The ILSC can also take away the idea of developing a means of reacting to online criticism. The AlterNet and Alcohol Facts critiques of the Center are not going away. Not addressing these criticisms does not do the Center any favors. Instead, the Center looks as if it does not care about what is said about it, and its ignoring of the posts by its own Facebook and Twitter followers bolsters that impression. In order to stand out and better serve its own publics, the ILSC has got to not only listen to its followers, its fans, and its critics – it also has to answer them.
Added Applications of the RPIE Strategic Process
For the RPIE process (e. g. Research, Planning, Implementation, and Evaluation), the review of the Center’s website and their other online presences reveals that implementation cannot be overlooked. All the research and planning in the world does not amount to much if an organization does not seem to do anything with the available information out there.
The Center is shouting. Its community does not seem to be a community at all. Imperfect implementation is to blame, but at least that can be fixed.
Ian led us through a history of both hip-hop and content strategy as a discipline. Neither one sprang up overnight; the roots are in the 1970s or so, perhaps earlier.
Then it was down to business — an outline of the Five Elements.
#1. DJ’ing – on the Content Strategy side of things, this is the technical expertise. It’s being able to understand and apply semantic categories. It is being able to interpret analytics. A Content Strategist cannot be a Luddite. She cannot fear spreadsheets.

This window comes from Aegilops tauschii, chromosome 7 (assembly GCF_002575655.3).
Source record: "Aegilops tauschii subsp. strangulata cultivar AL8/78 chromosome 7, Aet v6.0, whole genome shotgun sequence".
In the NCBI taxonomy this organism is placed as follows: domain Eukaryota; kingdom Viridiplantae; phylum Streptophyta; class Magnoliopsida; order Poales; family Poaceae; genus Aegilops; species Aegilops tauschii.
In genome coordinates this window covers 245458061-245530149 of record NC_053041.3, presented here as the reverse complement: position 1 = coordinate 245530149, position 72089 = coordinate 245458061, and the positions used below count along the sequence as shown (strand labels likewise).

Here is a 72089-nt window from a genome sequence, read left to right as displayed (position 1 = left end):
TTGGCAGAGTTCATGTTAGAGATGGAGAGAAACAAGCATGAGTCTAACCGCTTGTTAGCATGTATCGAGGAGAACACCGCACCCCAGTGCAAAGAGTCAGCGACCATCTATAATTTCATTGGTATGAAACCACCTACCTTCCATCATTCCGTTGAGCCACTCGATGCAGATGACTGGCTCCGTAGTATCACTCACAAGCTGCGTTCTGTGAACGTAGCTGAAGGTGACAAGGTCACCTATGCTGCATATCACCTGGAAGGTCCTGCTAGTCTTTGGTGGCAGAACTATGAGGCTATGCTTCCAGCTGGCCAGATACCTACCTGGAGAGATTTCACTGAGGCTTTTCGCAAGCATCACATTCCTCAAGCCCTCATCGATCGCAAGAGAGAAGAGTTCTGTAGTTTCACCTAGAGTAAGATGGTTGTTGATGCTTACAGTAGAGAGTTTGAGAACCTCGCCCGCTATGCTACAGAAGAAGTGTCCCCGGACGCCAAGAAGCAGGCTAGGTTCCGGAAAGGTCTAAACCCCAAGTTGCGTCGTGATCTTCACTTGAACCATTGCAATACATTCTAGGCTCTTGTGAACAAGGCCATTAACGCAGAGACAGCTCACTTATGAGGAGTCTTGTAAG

#2. MC’ing – on the CS end, this is the editorial expertise. Often, this is what people think of when they think of Content Strategy. It is acting as a copywriter, a librarian, a research analyst and something of an artist. The Content Strategist finds and tells the story. He selects the format and helps to promote the brand.
This is where Ian introduced the concept of the Content Triangle.
(a) The first type of content is Trustbuilding. This is where a company establishes its expertise and provides value to its clients and potential customers. Here is where the company is informative about internal and industry trends. For a product-based company, this area should encompass approximately 30% of all of the content. For a service-oriented company, this area should be about 70% of all of the content.
(b) The second type of content is Informational. This is basic internal site information, such as the Contact Us page and the FAQ. This is for users to understand how to, for example, return a defective product. For a product-oriented company, this area needs to be around 30+% of all content. For a service company, that figure should be around 20+%. In either instance, start here.
(c) The third and final type of content is Sales/Call to Action. Somewhat self-explanatory, here’s where you close the deal. The deal need not be a commercial one; your call to action may very well be for your reader to sign up for a newsletter. For the product-based company, this area will have to be around about 40+% of all of the content. In the case of the service company, it’s less than 10%. Either way, this should be A/B tested.
In all instances, analytics must drive the percentages and the content.
#3. Graffiti – for the Content Strategist, this equates to design expertise. Infographics are, according to Ian, only going to continue to become more and more popular.
#4. Breaking – to the Content Strategist, this element represents Information Architecture expertise. The two are related but not identical — cousins, not twins. The gist of it is the concept of movement through a site. What are the funnels? What kind of an experience do you want your users to have? What’s your preferred destination for them?